And when we consider the 2008 crash from Wall Street’s bailout following the credit-default swaps bets, what better Walter quote is there than, “There’s no reason—there’s no fucking reason why his wife should go out and owe money all over town and then they come and they pee on your fucking rug, am I wrong?”
Brandt as the Republican Sycophant and Closeted Homosexual
Acknowledging the danger of exploring homosexual stereotypes, one has to have considered the possibility that Brandt is a homosexual.
Brandt has a single name, as far as we know, much like Cher or Madonna. It is almost typical of the high society homosexual, who adopts a singular name and acts as the gatekeeper to his benefactor. (Brandt also probably acts as the gatekeeper to Mr. Lebowski’s asshole, but that’s another question entirely.)
Brandt is neat to the point of anal retentive, and he displays typically Queenish behavior: he is snarky, fascist, bossy and probably harbors some deep-seated self-hatred of his homosexuality. This marks him as the perfect sycophant of Republicanism and Capitalism. His sexual identity is hidden behind order (fascism) and money, the twin pillars of Capitalism.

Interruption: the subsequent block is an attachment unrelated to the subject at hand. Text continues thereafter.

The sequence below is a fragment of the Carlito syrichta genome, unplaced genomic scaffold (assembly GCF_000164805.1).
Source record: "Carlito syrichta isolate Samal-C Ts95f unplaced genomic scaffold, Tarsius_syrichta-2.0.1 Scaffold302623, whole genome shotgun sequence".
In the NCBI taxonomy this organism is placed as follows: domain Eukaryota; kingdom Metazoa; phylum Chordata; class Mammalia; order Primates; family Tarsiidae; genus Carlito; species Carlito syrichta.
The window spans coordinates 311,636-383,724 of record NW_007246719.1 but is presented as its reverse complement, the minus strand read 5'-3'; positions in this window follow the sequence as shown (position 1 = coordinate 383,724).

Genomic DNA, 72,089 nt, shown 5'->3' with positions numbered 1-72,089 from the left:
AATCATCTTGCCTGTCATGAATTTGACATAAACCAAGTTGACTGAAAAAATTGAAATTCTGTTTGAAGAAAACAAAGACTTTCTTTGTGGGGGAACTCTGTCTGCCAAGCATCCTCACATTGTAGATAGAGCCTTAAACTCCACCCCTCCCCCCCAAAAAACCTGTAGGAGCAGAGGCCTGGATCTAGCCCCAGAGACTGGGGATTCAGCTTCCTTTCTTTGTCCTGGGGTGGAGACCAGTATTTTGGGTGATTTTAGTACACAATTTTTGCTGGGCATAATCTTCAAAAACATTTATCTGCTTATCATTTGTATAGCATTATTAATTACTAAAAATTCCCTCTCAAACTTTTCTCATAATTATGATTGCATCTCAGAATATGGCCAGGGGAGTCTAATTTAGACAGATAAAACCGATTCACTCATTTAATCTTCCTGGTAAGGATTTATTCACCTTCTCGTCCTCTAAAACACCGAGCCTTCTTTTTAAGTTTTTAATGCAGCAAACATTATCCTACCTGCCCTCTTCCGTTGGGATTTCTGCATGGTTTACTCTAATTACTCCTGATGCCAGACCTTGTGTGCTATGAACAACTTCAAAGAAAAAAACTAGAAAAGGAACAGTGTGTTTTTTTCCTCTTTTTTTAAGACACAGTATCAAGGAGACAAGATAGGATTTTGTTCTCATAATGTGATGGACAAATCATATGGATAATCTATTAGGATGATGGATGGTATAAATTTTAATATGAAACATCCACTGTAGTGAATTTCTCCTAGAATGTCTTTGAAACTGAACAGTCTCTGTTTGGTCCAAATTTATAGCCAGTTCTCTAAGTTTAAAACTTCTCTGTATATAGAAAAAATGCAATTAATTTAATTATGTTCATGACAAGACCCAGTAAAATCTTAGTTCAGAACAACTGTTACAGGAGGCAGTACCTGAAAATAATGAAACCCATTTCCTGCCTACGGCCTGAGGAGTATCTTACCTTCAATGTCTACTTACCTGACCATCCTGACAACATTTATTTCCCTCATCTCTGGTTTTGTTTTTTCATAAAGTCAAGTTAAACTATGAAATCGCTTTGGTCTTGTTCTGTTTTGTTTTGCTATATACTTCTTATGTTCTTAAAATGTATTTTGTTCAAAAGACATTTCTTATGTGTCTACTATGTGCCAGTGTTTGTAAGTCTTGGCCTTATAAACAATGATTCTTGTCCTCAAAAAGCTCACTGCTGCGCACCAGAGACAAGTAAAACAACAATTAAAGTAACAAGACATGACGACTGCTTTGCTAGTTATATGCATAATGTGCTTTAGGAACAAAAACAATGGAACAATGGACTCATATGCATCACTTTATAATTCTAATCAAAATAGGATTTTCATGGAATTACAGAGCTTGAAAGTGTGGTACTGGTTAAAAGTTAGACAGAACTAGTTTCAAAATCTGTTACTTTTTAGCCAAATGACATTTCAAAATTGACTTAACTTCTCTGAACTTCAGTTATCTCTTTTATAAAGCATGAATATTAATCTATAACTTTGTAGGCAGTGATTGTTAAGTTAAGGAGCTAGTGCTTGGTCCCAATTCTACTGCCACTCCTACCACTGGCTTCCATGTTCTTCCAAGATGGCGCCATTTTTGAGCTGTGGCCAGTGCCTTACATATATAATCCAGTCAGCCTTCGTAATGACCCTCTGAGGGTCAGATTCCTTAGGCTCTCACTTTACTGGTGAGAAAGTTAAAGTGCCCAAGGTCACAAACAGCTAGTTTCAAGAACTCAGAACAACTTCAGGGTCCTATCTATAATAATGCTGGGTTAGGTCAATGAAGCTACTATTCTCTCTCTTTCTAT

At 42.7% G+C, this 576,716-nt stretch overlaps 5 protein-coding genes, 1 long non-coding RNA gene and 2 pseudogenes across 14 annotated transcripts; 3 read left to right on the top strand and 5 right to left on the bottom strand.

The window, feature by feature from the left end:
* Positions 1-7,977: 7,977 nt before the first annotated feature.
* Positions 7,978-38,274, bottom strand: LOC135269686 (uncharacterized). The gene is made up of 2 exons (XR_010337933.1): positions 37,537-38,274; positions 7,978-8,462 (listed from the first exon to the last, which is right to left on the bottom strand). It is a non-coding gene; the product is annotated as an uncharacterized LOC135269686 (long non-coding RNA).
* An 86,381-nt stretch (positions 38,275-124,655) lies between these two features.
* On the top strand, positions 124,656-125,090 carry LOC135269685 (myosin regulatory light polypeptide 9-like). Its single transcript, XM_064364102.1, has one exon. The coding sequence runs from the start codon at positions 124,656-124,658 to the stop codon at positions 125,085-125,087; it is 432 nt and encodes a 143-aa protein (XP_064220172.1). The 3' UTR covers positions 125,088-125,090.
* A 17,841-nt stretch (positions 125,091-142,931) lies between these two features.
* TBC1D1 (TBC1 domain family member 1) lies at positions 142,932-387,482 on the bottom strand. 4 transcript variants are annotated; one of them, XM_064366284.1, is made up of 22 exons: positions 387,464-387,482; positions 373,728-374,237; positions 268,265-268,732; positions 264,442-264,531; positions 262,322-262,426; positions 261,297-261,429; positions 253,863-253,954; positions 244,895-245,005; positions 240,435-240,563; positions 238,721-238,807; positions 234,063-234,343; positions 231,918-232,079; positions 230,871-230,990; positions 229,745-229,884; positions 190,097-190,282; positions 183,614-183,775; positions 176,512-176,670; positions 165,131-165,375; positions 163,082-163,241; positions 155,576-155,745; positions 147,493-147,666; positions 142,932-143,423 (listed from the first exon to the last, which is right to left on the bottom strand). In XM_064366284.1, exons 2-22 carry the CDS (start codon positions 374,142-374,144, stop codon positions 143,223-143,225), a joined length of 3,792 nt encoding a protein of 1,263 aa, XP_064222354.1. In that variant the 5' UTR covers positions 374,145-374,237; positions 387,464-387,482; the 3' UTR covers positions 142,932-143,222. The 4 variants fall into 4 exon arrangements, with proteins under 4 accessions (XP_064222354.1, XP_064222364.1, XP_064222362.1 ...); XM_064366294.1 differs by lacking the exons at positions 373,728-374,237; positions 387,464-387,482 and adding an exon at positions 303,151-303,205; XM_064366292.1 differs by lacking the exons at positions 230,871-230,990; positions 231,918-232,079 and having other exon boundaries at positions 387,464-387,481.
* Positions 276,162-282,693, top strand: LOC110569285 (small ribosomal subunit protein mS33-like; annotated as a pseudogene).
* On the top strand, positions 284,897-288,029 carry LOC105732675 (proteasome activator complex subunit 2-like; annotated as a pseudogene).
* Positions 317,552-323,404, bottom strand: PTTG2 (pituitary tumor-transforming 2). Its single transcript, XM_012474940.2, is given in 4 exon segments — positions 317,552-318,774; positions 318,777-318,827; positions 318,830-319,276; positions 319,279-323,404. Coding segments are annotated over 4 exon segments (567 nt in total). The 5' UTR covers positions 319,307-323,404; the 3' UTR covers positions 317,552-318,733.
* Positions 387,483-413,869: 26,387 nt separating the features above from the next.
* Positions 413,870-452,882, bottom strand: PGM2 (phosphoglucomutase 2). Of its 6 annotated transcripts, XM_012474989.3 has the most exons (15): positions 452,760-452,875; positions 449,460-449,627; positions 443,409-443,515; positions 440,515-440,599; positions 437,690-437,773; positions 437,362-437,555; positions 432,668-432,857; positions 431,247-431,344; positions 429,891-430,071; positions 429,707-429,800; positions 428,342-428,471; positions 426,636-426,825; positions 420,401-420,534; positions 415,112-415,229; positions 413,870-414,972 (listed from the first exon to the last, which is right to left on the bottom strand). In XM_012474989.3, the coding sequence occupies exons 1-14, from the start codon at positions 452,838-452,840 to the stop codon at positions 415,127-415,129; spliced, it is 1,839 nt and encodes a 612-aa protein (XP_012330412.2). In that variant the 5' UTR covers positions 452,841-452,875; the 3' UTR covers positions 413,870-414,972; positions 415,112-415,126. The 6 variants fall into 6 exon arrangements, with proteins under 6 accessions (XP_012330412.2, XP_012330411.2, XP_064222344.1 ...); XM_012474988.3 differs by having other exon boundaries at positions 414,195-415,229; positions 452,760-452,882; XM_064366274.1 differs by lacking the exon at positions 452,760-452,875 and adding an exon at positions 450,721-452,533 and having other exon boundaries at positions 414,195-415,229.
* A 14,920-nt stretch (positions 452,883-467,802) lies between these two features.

And like a typical sycophant and disciple of money (and Young Republican), he has attached himself—like a remora—to a larger fish to travel in its slipstream. To him and, indeed, to Mr. Lebowski, the photograph of the Little Lebowski Urban Achievers is not to be touched lest it ruin the pristine moment in which capitalist trickle-down economics is made manifest—proof that it works.
And like the true capitalist Brandt seeks to imitate (Mr. Lebowski, who himself is but an imitator), he creates nothing and guards that nothingness with a fervor unique to the religious. Which brings us to Jesus.
Jesus as the Religious Symbol
It would be too easy to compare Jesus to the Catholic Church. Though it is not said, Jesus clearly is a Latino (possibly Cuban?), which would make him Roman Catholic. Jesus, however, must stand for the whole of religion in this analysis (though Walter is a stand-in for Judaism, he is not expressly religious).
It is also too easy to draw parallels between Jesus’ Roman Catholicism and his pedophiliac tendencies. But, we will, however briefly, have to speak on Jesus’ sexual proclivities. That he enjoys diddling children is merely a function of him preparing the youth for the wholesale rape they will receive at the hands of the American and, indeed, global economy as they age. Similarly, his nominal religiosity symbolizes religion’s complicity in capitalism’s most egregious sins. Religion is the playground of American and global capitalism, where minds are shaped to respect authority and to make money that can then be rendered unto Caesar (that which is Caesar’s). There will always be an elite, accept it.